Africa has the highest incidence of mortality caused by infectious diseases, and remarkably does not have the capacity to manufacture vaccines that are essential to reduce mortality, improve life expectancy, and promote economic growth. Up to 99.9% of the vaccines come from sources outside the continent. Although GAVI (Global Alliance for Vaccines and Immunization) has significantly helped in the introduction of new vaccines in Africa however, its sustainability is questionable. Conversely, Africa with its high population and accelerating economic growth is an increasing potential market for vaccines, with the current vaccine consumption costs estimated at about $3 billion/annum and is expected to only grow with time as more people get vaccinated.
Just like the H1N1 influenza pandemic in 2009 and the Ebola outbreak in 2014, the current nCovid-19 pandemic has exposed the vulnerabilities of countries across the world, whether developed or developing, in dealing with a novel infectious disease through the disruption caused by the nCovid-19 pandemic in the normal daily lives of citizens, while negatively impacting the economies of countries globally. Due to this, the race to develop and produce nCovid-19 vaccine is in top gear across the world.
Equipped with the infrastructure and capacity to develop and produce vaccines, wealthy countries have directed tremendous resources towards developing vaccines and therapeutics to address the nCovid-19 pandemic and the race is on as to which company will deliver an effective SARS-CoV2 vaccine or treatment. Meanwhile, Africa is left out watching on the sideline and hoping that someone comes to its AID due to the failure to invest in the development of vaccine production infrastructure. Given all the resources Africa has, this a shame and a necessary and urgent tragedy that must be addressed immediately, seriously and aggressively by building the infrastructures needed internally with friends that are committed to such a course.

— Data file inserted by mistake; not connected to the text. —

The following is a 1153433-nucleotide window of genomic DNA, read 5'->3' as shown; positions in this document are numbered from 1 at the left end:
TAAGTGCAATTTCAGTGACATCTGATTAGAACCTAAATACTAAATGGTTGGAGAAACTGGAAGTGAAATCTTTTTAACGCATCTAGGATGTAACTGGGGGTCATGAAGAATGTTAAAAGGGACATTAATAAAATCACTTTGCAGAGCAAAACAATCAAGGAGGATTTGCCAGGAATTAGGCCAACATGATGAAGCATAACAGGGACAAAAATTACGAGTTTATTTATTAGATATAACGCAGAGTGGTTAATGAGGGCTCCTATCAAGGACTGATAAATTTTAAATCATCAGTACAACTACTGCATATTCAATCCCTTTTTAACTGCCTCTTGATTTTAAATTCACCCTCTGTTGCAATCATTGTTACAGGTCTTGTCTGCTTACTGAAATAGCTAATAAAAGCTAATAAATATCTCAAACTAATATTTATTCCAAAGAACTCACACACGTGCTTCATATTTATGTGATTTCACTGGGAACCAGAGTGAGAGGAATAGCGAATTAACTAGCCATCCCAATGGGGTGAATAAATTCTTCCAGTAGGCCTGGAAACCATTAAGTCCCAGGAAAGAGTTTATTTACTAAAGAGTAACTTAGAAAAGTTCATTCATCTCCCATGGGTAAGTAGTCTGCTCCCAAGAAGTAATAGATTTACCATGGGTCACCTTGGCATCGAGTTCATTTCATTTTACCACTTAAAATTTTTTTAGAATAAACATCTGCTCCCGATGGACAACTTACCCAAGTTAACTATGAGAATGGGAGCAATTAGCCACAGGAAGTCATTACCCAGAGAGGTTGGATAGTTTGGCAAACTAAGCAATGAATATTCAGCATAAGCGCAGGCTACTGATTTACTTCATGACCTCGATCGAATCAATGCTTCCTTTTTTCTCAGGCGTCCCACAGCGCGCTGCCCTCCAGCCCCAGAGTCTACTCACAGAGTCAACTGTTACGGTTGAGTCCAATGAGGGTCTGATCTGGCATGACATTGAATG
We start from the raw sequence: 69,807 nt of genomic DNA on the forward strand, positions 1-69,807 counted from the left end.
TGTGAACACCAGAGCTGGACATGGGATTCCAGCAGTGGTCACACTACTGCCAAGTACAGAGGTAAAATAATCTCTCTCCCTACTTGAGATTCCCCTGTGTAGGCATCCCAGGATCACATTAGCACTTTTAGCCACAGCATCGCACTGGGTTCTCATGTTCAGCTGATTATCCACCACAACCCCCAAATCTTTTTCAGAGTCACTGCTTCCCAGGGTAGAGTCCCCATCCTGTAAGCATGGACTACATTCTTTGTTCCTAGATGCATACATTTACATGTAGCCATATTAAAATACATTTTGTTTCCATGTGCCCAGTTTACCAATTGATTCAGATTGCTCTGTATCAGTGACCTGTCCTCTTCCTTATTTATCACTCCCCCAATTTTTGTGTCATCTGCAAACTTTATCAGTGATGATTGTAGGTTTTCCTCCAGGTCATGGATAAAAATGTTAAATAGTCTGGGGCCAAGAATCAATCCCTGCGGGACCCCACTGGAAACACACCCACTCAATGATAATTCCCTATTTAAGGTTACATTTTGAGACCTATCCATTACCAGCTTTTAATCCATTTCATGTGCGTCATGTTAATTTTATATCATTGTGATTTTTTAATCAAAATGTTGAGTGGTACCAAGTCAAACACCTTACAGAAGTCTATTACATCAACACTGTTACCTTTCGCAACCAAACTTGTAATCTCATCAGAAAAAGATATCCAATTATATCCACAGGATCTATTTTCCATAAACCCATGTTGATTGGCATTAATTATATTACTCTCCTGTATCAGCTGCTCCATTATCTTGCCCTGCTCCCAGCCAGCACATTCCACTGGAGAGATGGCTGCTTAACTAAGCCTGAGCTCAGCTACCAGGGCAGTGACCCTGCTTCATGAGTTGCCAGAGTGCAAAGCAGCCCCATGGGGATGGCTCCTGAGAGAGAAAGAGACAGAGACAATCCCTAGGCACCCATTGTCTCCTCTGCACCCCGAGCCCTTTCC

With a population of approximately 1.4 billion, just about 15% of the world population, Africa produces less than 0.1% of the world's vaccines it consumes. Its vaccine expenditure of about 3 billion dollars is sufficient to invest in vaccine production infrastructure that is sustainable given the projected economic growth of Africa, and the improvement in living standards that will accompany this as the continent’s GDP expands.
Through the application of Daktari Biotechnology's subunit vaccine & VLPs development technology, the company has started the development of a SARS-CoV2 subunit vaccine program. This technology will be extended to other human vaccine development programs like HPV, H1N1, Ebola and Yellow Fever among many others. The company will also develop a domestic animals vaccine development unit by deploying the VLPs technology.
There is no doubt that besides having a viable pharmaceutical industry in Africa, adding a viable vaccine production institute would have a very positive impact on Africa’s health systems and capacity to respond to the health needs of the people besides contribute to the improvement in the socioeconomic development of the continent. Daktari Biotechnology's aim is to be a major player in the vaccine space by developing, manufacturing and supplying 50-90% of the vaccines needed in the African continent within the next 10 years. The company invites investors to join it in the Africa Vaccines Venture to help us achieve our Mission and Vision.